Environmental Allergy

Environmental Allergy Prevention Overview

While avoidance is the best way to reduce an allergic reaction, it is sometimes impossible to do so, especially when they are in the environment. Most things that cause an allergic reaction in the environment are far too small to see, so it is important to check the counts (for pollen, mold, etc.) before going out for the day. Once you have seen the counts for the day, you now know if you should limit your exposure to the outdoors that day.

Decrease Your Exposure to Dust Mites

Dust mites typically live in the home, so it is important to keep the home as clean as possible. Since most time is spent in the bedroom, that should be the focus of cleaning. Removing carpet or vacuuming very regularly will help eliminate exposure. Bedding should be washed weekly in hot water.

Decrease Your Exposure to Pollen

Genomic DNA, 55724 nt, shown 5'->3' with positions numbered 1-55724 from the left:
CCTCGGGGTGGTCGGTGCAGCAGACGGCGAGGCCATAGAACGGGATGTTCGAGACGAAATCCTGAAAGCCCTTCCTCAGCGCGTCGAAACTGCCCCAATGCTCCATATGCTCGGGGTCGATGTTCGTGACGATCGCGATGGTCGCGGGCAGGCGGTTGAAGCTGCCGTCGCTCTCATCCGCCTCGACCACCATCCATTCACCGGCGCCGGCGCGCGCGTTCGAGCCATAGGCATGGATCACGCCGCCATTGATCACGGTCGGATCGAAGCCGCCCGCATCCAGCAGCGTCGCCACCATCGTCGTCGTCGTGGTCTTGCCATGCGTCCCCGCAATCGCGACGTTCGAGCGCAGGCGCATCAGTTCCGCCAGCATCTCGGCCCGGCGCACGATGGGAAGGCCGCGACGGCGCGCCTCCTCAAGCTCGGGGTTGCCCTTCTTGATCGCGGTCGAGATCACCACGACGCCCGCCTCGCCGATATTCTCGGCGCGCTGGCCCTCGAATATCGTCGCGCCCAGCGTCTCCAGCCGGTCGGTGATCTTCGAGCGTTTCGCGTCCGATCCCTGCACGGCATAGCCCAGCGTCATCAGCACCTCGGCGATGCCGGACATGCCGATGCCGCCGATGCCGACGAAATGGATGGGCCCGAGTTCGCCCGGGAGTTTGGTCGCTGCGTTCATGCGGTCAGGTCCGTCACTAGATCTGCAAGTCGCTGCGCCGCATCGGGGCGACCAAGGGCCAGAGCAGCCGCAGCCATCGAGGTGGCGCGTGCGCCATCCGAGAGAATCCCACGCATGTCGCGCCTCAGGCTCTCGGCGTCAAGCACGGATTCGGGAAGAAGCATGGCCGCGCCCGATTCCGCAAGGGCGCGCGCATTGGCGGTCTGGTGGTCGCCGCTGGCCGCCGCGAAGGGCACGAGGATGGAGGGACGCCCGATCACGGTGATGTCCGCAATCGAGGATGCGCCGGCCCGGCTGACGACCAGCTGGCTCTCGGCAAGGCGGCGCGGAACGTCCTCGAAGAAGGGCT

Before you make your plans for the day, check to see what the pollen counts are. If you must go outside, then you should cover your hair with a scarf and wear sunglasses. Once you are back inside, then you should shower and change into clean clothes.

Decrease Your Exposure to Pets

An allergy to pets does not necessarily mean that you must get rid of them. Most people are not allergic to the fur on the animal, but instead their dander. Pets should not be allowed in the bedroom. They should be taken regularly for grooming.

Decrease Your Exposure to Irritants

In people with asthma, irritants trigger an asthma attack. Most irritants come from the fumes of household cleaners and tobacco smoke. When you know what your irritants are, then you will need to change to a household cleaner that does not have certain chemicals in them. If tobacco smoke is an irritant, avoid people’s homes that smoke.

Decrease Your Exposure to Mold

To decrease your exposure to mold, you must clean regularly. If mold is visible, you can clean it with bleach. Regular cleanings of the bathroom, laundry room, and kitchen will help decrease your exposure to mold.